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Friday, June 7, 2013

Book Review: Greenhorn By Anna Olswanger and Illustrated by Miriam Nerlove


In 1946, a young Holocaust survivor arrives to a New York yeshiva. The orphan, Daniel, is one of twenty boys from Poland who lost their parents in concentration camps. Daniel brings with him the only possession he owns, a small box he never lets out of his sight.

The narrator, a boy with a stuttering problem named Aaron, befriends Daniel. Together they face the taunts of the other schoolboys as they tease Aaron about his speech. At the same time, the other boys try to cajole Daniel into revealing what is inside his precious box.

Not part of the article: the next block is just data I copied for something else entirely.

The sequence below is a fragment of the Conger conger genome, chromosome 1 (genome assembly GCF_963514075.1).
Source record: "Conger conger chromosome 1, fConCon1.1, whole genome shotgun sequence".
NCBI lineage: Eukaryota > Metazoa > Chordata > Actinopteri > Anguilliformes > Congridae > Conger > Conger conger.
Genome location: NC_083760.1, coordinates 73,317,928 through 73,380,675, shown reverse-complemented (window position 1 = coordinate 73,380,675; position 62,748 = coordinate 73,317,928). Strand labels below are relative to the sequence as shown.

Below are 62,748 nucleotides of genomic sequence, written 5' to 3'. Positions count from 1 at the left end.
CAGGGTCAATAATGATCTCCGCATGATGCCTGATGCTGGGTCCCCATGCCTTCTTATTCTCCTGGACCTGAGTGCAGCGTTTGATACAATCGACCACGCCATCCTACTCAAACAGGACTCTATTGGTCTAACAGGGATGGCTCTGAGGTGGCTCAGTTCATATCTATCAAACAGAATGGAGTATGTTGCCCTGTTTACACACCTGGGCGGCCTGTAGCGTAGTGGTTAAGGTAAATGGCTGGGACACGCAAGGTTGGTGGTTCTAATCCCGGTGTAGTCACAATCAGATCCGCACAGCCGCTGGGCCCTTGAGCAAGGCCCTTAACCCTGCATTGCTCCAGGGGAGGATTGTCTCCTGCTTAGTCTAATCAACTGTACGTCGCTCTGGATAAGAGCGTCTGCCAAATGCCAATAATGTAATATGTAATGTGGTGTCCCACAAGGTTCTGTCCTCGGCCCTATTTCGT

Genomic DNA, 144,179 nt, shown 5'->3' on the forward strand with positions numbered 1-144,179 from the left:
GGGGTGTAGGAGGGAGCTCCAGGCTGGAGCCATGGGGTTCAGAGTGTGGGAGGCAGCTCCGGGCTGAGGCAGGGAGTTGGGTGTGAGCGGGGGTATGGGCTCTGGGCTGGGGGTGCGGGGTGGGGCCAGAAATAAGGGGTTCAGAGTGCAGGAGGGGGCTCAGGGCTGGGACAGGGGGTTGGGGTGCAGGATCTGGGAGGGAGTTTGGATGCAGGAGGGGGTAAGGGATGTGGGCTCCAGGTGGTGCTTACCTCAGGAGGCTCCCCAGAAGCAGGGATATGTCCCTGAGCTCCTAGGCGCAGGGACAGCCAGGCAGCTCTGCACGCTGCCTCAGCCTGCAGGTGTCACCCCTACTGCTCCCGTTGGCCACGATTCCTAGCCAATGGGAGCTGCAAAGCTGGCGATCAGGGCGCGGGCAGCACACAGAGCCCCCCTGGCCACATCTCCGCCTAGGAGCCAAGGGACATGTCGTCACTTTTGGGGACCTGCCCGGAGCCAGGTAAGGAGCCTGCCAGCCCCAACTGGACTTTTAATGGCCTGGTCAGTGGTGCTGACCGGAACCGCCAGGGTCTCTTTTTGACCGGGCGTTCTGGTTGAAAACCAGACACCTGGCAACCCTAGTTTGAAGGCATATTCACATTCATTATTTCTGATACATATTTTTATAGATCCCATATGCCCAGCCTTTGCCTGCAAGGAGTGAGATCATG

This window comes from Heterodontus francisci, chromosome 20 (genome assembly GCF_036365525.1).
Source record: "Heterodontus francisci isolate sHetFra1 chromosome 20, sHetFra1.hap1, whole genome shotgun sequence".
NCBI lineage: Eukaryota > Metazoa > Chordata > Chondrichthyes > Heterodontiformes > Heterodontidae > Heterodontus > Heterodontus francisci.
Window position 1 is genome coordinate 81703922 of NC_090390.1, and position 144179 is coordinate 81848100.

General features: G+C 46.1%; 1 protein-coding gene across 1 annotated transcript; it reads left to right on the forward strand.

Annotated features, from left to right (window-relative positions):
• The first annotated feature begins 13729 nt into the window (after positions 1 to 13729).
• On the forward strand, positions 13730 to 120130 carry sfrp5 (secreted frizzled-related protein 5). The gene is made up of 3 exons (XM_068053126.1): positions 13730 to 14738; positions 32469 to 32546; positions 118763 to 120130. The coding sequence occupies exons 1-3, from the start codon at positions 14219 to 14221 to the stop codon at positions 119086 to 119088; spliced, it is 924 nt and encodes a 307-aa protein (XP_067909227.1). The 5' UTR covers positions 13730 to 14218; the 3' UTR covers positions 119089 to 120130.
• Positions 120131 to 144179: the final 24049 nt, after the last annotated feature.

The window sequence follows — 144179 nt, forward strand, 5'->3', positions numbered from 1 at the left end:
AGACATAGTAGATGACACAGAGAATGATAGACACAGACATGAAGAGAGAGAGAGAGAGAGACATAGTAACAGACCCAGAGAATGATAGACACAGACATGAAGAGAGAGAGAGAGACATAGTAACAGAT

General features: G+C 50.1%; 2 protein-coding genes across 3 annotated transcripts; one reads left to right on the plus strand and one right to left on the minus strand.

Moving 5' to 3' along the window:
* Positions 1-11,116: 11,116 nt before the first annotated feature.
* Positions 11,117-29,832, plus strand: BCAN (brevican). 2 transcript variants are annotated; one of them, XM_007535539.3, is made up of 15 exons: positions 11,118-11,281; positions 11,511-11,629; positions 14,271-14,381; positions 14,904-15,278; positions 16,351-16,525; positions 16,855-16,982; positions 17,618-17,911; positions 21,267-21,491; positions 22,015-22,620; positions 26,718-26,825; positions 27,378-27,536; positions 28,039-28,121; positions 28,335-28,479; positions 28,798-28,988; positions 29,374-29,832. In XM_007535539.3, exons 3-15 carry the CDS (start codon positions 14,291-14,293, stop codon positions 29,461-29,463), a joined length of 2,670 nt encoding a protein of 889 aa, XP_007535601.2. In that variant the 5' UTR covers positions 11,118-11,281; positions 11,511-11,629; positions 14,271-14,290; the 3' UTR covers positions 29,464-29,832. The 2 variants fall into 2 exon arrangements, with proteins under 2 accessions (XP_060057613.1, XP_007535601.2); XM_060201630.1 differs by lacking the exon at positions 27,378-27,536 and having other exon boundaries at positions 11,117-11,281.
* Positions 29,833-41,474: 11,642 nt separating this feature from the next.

A haunting secret lies within the box. A secret left me shocked and horrified while at the same time leaving me in awe at the healing power of friendship and love. In a sea of Holocaust books, Greenhorn stands apart as a simple but powerful story of the horrors of inhumanity towards our fellow man. Olswanger's masterfully written short, illustrated middle grade novel lends itself to a more mature audience or a parent-child read aloud and  is sure to spark a somber discussion. The fact that Greenhorn is based on a true story, deepens the powerful impact. 


Highly Recommended (5 stars)

Publishing Information

Publisher: New South Books
Ages: 8 and up
Pages: 48
ISBN-13: 978-1-58838-235-1

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